Cover image for Even the rhinos were nymphos : best nonfiction
Even the rhinos were nymphos : best nonfiction
Friedman, Bruce Jay, 1930-
Personal Author:
Publication Information:
Chicago : University of Chicago Press, 2000.
Physical Description:
236 pages ; 24 cm
Format :


Call Number
Material Type
Home Location
Item Holds
PS3556.R5 E94 2000 Adult Non-Fiction Central Closed Stacks

On Order



A few years ago, Christopher Buckley wrote of Bruce Jay Friedman in the New York Times Book Review that he "has been likened to everyone from J. D. Salinger to Woody Allen," but that "he is: Bruce Jay Friedman, sui generis, and no mean thing. No further comparisons are necessary." We are happy to report that he remains the same Bruce Jay Friedman in his unique, unblinking, and slightly tilted essays--collected here for the first time--in Even the Rhinos Were Nymphos .

A butler school in Houston, a livestock auction in Little Rock, a home for "frozen guys" in California, JFK's humidor in Manhattan--all are jumping off points for Friedman's baleful and sharply satirical scrutiny of American life and behavior in the second half of the twentieth century. Travel with Friedman from Harlem to Hollywood, from Port-au-Prince to Etta's Eat Shop in Chicago. In these pieces, which were published in literary and mass-circulation magazines from the 1960s to the 1990s, you'll meet such luminaries as Castro and Clinton, Natalie Wood and Clint Eastwood, and even Friedman's friends Irwin Shaw, Nelson Algren, and Mario Puzo. Friedman is a master of the essay, whether the subject is crime reporting ("Lessons of the Street"), Hollywood shenanigans ("My Life among the Stars"), or his outrageous adventures as the editor of pulp magazines (the classic "Even the Rhinos Were Nymphos"). We could sing his praises as a journalist, humorist, and social critic. But, as Buckley tells us, being Bruce Jay Friedman is enough.

Bruce Jay Friedman is the author of seven novels (including The Dick , Stern , and A Mother's Kisses ), four collections of short stories, four full-length plays (including Scuba Duba and Steambath ), and the screenplays for the movies Splash and Stir Crazy .

Author Notes

Bruce Jay Friedman is the author of seven novels (including The Dick , Stern , and A Mother's Kisses ), four collections of short stories, and a number of full-length plays-among them Scuba Duba and Steambath . His screenplay credits include Splash and Stir Crazy .

Reviews 2

Booklist Review

Friedman is one of those lucky folks who's earned a decent living as a writer for decades, but his career path has not always been simple. He's written novels, plays, short stories, and screenplays (notably, Splash and Stir Crazy), but he started out at Magazine Management Company, an eccentric firm that published second-rank men's magazines (it's the topic of the title essay). While there, Friedman hired the prolific Mario Puzo, subject of "Don of a New Age." In "Algren and Shaw," the author describes his friendships with Nelson and Irwin, respectively. Celebrities from Clint Eastwood to Jean Shrimpton to former Los Angeles coroner Tom Noguchi are discussed here, as are cigars, butlers, the Border Patrol, Israel, Haiti, Japan, Prague, and Little Rock after the death of Vince Foster. Humor is central to Friedman's journalism, but he also generates unexpected insights. Friedman is a character in most of his stories; his "tilted" view of the world is one many readers will enjoy. --Mary Carroll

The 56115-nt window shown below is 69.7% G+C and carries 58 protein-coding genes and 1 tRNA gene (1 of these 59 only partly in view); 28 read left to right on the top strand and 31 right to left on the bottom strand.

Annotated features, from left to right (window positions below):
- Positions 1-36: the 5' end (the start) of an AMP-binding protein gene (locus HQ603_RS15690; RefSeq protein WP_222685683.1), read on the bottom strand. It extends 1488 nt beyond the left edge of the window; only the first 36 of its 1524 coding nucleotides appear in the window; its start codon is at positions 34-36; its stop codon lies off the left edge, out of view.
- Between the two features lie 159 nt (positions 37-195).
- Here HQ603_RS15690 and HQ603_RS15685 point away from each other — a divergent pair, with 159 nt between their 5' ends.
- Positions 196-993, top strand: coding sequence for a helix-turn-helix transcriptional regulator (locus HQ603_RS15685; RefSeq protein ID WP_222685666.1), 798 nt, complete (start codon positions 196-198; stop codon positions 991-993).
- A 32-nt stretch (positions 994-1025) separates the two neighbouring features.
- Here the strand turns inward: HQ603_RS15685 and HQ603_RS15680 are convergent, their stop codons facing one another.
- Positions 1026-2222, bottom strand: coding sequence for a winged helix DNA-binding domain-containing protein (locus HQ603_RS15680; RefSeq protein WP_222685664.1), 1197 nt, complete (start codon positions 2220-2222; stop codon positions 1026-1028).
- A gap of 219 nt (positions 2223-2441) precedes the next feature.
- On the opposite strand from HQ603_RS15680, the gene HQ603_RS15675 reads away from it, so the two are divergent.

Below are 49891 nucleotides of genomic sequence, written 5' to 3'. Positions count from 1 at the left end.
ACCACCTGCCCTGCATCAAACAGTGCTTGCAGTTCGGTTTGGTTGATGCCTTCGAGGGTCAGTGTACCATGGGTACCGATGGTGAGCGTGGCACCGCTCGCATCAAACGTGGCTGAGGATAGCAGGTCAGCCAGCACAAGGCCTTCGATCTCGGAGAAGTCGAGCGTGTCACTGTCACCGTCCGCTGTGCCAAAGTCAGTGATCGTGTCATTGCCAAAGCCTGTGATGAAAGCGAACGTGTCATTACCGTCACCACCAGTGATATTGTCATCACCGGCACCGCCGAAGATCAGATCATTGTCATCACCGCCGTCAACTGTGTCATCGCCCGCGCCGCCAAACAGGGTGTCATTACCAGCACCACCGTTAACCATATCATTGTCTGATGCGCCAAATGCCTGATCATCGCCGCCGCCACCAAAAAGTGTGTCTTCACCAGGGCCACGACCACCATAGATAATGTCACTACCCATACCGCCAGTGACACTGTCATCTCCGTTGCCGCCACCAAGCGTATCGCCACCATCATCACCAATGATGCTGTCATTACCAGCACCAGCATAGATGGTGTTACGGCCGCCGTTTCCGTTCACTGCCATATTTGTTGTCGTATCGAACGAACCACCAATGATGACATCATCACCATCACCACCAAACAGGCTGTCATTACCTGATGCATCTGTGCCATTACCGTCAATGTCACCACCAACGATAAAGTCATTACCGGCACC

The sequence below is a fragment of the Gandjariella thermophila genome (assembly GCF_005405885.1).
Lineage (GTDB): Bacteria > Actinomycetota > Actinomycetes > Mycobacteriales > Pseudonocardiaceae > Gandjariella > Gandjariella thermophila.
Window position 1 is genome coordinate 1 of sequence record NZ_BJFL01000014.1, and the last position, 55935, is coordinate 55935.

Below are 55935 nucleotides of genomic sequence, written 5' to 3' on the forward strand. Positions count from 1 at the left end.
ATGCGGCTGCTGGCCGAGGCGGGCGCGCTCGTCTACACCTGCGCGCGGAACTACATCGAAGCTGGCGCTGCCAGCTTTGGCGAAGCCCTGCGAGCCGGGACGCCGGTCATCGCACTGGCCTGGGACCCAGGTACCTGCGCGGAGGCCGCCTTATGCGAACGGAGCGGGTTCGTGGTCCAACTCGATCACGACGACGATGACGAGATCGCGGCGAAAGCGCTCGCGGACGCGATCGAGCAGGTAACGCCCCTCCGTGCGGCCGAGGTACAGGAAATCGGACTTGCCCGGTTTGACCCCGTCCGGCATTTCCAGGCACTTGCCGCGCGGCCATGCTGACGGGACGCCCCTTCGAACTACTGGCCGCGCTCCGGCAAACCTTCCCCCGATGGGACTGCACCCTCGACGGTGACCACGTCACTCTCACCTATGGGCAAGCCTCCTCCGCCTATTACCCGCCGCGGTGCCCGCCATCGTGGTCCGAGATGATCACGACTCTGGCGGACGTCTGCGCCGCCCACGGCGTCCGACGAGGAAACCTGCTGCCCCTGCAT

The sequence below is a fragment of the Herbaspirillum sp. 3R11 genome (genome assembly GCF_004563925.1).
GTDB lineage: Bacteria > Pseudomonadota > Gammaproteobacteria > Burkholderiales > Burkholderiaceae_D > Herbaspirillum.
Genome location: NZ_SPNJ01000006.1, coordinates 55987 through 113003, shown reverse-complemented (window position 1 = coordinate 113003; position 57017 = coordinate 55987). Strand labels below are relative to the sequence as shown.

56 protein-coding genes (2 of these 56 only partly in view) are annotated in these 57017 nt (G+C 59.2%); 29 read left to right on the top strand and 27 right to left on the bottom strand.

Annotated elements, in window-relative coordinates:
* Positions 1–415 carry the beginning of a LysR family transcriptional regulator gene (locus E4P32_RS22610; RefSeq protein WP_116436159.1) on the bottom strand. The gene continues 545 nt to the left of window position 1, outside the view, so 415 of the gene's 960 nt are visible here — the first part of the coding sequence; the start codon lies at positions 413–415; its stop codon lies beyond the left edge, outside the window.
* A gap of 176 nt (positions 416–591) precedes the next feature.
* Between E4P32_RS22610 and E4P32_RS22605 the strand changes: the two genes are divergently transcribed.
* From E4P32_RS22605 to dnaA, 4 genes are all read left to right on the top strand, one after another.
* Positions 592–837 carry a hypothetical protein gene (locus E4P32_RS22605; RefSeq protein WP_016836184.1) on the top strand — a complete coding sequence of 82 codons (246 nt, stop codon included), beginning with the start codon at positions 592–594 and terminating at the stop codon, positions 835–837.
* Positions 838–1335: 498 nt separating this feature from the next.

Publisher's Weekly Review

Better known for his novels (A Mother's Kisses), plays (Scuba Duba) and screenplays (Splash), Friedman has also garnered over the past four decades a reputation as a journalist whose sly wit complements his idiosyncratic insights. This collection of 23 nonfiction pieces, ranging from the late 1960s to the mid-1990s, brings together a sampling of the author's best magazine writing from Esquire, New York magazine and Playboy, among other publications. Friedman is at his most wry when he is writing about theater and Hollywood. In "Tales from the Darkside" (published in Smart in 1988), he details how a brief stint as a film producer (a far more prestigious and powerful position than that of a writer) still never got him the access and respect he desired. In "Some Thoughts on Clint Eastwood and Heidegger," a quirky, idolizing meditation on the actor's life and career, he juxtaposes odd musingsÄsuch as that his cinematic hero would read the philosopher "and get something out of it, too, maybe not all of what Heidegger was driving at, but something"Äwith the curious opinion that "I don't think that sex is very important to [Eastwood]." Often, Friedman's profiles provide a frightening glimpse into the past. The 1971 "Lessons of the Street" (published in Harper's) details the life and work of a New York City plainclothes detective; as Friedman deftly exposes the cop's racism and violence, we realize how much has and hasn't changed in three decades. While some of the material is (unsurprisingly) dated, the collection provides a vital and sustained look at an important American writer with a unique voice. (Oct.) (c) Copyright PWxyz, LLC. All rights reserved

Table of Contents

Introduction Some Notes on the Contents
Part 1 The Literary Life "Don't Dare Put Me in Your Play!" (or Story, Novel, Etc.) Even the Rhinos Were Nymphos Algren and Shaw Tales from the Darkside Don of a New Age
Part 2 Celebrities and Others Some Thoughts on Clint Eastwood and Heidegger The Imposing Proportions of Jean Shrimpton To Cigars, with Love and Devotion Yank Paparazzo Frozen Guys Requiem for a Heavy School for Butlers A Champion for Bismarck
Part 3 Lessons of the Street Charge: Murder Lessons of the Street Who's Watching the Border? Tom Noguchi
Part 4 Elsewhere My Life among the Stars My Jerusalem Dark Watercolors from Port-au-Prince Tokyo Prague--the Gray Enchantress Little Rock